Side by side with Paul's achievement as a thinker must be set his achievement as a man. Having a personality at once simple and profound, he avoids an abstract and unnatural ideal of perfection, and makes perfection consist in the complete adjustment of spiritual with natural reality. So long as the earthly world with all its circumstances still subsists, what we have to do is so to live in it in the spirit of unworldliness that truth and peace already make their influence felt upon it. That is the ideal of Paul's ethic, to live with the eyes fixed upon eternity, while standing firmly upon the solid ground of reality. He gives to the enthusiastic conception of the Good a practical direction, without thereby robbing it of its originality and power.
He proves the truth of his ethic by his way of living it. Alike in suffering and in action he shows himself a human being, who by the Spirit of Christ has been purified and led up to a higher humanity. Though his work lies in the world, he ventures to live the unworldly life, and to rely only on the power which is at his disposal, because of that which he, in the Spirit of Christ, has inwardly become.
As one who truly thought, served, worked and ruled in the Spirit of Christ he has earned the right to say to the men of all periods: 'Be imitators of me, as I am of Christ.'"
"The Christian faith has no need to take over conceptions from the Hellenistic religions of the surrounding world, in order to transform itself into a mystical doctrine of union with Christ. For this development had already been effected, in genuinely Primitive-Christian thought-forms, in the teaching of Paul. From Hellenism it took over only the apparatus of concepts necessary to make the bodily resurrection, and its attainment through union with Christ, intelligible on the lines of Greek metaphysic. Here the Logos-doctrine came to its aid. By means of this it converted the Jewish conception of the Messiah into the Greek conception of the Bringer of eternal life."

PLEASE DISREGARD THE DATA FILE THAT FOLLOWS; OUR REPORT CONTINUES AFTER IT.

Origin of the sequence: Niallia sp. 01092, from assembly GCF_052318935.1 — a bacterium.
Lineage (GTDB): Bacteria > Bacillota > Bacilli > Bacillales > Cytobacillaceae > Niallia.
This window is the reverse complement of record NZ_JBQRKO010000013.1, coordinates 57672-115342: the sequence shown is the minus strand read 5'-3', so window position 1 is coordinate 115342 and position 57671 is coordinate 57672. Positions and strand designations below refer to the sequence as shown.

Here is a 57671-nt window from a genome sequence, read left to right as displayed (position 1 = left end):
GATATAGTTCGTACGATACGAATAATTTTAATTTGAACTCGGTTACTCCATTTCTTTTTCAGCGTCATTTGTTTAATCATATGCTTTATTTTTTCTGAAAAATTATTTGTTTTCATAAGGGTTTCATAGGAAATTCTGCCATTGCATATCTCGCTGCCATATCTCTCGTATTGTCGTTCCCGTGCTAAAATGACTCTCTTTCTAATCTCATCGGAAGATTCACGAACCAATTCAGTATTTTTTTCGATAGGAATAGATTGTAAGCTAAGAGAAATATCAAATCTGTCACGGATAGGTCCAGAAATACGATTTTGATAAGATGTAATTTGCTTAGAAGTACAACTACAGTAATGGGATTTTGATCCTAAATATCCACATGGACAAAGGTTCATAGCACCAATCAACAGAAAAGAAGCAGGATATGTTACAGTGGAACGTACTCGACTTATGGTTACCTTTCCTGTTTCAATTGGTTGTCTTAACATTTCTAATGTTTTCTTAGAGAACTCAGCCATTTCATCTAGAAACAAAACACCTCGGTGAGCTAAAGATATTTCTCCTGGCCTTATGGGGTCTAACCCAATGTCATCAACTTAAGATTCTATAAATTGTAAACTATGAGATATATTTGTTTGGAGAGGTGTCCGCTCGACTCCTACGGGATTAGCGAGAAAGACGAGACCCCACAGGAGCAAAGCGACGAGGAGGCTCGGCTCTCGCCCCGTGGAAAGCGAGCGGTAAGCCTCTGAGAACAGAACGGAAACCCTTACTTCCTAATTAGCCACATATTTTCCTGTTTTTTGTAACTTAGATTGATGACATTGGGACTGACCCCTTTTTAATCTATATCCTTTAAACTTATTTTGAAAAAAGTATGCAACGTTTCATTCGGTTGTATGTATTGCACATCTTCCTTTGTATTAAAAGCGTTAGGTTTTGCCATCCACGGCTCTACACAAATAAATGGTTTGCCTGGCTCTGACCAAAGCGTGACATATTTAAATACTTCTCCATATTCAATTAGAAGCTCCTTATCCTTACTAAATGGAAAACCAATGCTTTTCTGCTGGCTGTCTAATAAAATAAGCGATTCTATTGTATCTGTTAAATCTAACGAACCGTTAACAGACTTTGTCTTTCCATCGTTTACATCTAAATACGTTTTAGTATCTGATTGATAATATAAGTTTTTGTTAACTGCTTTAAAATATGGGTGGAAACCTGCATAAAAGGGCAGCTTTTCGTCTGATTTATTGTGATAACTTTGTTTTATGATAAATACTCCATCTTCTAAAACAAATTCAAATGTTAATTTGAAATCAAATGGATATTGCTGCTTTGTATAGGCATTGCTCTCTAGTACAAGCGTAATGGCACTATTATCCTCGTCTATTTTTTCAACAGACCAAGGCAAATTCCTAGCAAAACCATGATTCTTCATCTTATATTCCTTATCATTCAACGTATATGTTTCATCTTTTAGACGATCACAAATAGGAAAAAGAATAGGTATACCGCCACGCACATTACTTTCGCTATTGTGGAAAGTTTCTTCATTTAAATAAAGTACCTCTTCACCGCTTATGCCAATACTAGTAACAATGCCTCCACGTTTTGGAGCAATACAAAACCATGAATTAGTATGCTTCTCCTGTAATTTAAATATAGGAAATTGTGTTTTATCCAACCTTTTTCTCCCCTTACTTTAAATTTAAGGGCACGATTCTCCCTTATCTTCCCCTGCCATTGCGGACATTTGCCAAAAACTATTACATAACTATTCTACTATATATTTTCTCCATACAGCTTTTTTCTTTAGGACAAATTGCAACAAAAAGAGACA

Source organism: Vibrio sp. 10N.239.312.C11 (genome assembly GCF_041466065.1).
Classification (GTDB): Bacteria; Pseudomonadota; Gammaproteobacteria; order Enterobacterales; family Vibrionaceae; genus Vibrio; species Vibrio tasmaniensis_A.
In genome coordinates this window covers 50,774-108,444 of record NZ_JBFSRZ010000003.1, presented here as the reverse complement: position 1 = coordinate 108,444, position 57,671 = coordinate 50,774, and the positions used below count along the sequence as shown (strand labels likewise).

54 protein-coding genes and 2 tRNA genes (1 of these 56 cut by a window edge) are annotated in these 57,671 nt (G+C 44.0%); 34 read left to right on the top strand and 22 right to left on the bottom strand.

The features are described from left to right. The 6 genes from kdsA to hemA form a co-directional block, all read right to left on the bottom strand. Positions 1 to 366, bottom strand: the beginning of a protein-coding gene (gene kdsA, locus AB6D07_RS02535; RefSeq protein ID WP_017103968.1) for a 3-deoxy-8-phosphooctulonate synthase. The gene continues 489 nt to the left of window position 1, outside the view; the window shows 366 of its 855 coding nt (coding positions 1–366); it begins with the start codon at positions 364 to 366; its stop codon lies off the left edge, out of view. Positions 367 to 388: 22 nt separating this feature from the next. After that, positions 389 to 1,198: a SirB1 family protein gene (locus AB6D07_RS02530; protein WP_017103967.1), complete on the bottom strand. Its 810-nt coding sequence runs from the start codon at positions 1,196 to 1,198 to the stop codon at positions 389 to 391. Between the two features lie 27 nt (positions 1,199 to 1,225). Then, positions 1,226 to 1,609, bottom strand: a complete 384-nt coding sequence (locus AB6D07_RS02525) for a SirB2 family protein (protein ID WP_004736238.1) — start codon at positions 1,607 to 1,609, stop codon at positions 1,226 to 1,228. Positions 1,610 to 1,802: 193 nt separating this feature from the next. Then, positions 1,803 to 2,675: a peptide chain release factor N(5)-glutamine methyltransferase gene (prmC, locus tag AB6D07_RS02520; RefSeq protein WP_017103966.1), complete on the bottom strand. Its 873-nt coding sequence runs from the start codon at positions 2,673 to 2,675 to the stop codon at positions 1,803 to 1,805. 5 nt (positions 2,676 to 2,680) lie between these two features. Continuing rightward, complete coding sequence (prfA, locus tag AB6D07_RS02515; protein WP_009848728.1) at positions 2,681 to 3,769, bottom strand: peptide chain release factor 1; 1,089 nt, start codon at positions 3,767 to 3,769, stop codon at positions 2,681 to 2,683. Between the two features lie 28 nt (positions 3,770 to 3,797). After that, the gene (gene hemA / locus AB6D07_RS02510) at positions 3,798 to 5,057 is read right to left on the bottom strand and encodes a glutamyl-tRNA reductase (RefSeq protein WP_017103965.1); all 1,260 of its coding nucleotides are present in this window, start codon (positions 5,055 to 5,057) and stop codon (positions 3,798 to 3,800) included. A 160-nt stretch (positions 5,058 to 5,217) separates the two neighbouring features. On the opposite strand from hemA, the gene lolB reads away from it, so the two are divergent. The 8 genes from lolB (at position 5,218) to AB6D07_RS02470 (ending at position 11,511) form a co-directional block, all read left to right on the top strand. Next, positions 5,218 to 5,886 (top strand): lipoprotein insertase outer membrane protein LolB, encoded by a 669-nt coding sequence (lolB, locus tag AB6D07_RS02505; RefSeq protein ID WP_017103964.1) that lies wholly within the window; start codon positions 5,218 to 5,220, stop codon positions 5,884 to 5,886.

"Nevertheless [Paul's] original doctrine, for all its apparent complexity and strangeness which it owes to its eschatological root, conceals within it a greater value than the derivative one. In a quite general sense the Pauline mysticism is superior to the Ignatian-Johannine, in that it expresses the relation with Christ experienced by a great personality, whereas the Ignatian-Johnannine is the outcome of a theory. The Pauline Mysticism possesses an immediacy which the other lacks. Its conceptions grip, even if its logic remains foreign to us. In the more complex mysticism there pulsates a warmer life than in the simplified."
"The result of this first appearance of thought in Christianity is calculated to justify, for all periods, the confidence that faith has nothing to fear from thinking, even when the latter disturbs its peace and raises a debate which appears to promise no good results for the religious life. How strongly the faith of the Primitive-Christian community resisted the thinking of Paul! And yet it was the raising, by the Apostle of the Gentiles, of the belief in Jesus Christ to a reasoned faith which provided a solution of the problem set to the Christianity of the next generation by the non-fulfillment of the eschatological hope. The idea which looked so dangerous to the leaders of the Primitive Church enabled the Gospel of Jesus after its rejection by Judaism to find entrance and understanding in the Greek world. It is the thoughts of the Apostle of the Gentiles, who was opposed by the faith of his own time, which have again and again acted as a power of renewal in the faith of subsequent generations."
Foreword, 1998, by Jaroslav Pelikan
Preface, by F. C. Burkitt